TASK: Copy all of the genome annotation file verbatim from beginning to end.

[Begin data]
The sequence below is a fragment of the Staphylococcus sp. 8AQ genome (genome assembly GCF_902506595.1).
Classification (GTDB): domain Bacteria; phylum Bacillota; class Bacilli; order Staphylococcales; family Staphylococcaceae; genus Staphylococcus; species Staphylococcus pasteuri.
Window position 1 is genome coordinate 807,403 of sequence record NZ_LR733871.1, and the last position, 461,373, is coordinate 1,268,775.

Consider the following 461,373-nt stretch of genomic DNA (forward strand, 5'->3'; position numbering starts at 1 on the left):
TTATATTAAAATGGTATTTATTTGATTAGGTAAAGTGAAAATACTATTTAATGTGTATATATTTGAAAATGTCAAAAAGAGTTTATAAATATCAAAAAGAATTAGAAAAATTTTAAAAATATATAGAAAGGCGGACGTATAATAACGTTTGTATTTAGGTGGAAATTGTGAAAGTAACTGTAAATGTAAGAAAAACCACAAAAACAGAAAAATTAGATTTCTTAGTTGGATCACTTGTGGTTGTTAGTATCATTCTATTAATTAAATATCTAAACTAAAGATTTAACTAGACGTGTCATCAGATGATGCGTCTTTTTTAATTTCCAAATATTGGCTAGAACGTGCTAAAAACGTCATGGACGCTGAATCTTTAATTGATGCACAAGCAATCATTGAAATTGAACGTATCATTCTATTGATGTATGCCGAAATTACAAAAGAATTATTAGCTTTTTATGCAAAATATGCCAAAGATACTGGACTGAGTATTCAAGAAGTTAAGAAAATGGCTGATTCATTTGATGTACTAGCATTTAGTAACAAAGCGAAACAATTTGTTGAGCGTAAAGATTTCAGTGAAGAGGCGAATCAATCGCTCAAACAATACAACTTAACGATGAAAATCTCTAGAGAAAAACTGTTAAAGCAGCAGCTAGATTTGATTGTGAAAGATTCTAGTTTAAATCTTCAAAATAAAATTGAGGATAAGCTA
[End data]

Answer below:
The sequence below is a fragment of the Staphylococcus sp. 8AQ genome (genome assembly GCF_902506595.1).
Classification (GTDB): domain Bacteria; phylum Bacillota; class Bacilli; order Staphylococcales; family Staphylococcaceae; genus Staphylococcus; species Staphylococcus pasteuri.
Window position 1 is genome coordinate 807,403 of sequence record NZ_LR733871.1, and the last position, 461,373, is coordinate 1,268,775.

Consider the following 461,373-nt stretch of genomic DNA (forward strand, 5'->3'; position numbering starts at 1 on the left):
TTATATTAAAATGGTATTTATTTGATTAGGTAAAGTGAAAATACTATTTAATGTGTATATATTTGAAAATGTCAAAAAGAGTTTATAAATATCAAAAAGAATTAGAAAAATTTTAAAAATATATAGAAAGGCGGACGTATAATAACGTTTGTATTTAGGTGGAAATTGTGAAAGTAACTGTAAATGTAAGAAAAACCACAAAAACAGAAAAATTAGATTTCTTAGTTGGATCACTTGTGGTTGTTAGTATCATTCTATTAATTAAATATCTAAACTAAAGATTTAACTAGACGTGTCATCAGATGATGCGTCTTTTTTAATTTCCAAATATTGGCTAGAACGTGCTAAAAACGTCATGGACGCTGAATCTTTAATTGATGCACAAGCAATCATTGAAATTGAACGTATCATTCTATTGATGTATGCCGAAATTACAAAAGAATTATTAGCTTTTTATGCAAAATATGCCAAAGATACTGGACTGAGTATTCAAGAAGTTAAGAAAATGGCTGATTCATTTGATGTACTAGCATTTAGTAACAAAGCGAAACAATTTGTTGAGCGTAAAGATTTCAGTGAAGAGGCGAATCAATCGCTCAAACAATACAACTTAACGATGAAAATCTCTAGAGAAAAACTGTTAAAGCAGCAGCTAGATTTGATTGTGAAAGATTCTAGTTTAAATCTTCAAAATAAAATTGAGGATAAGCTA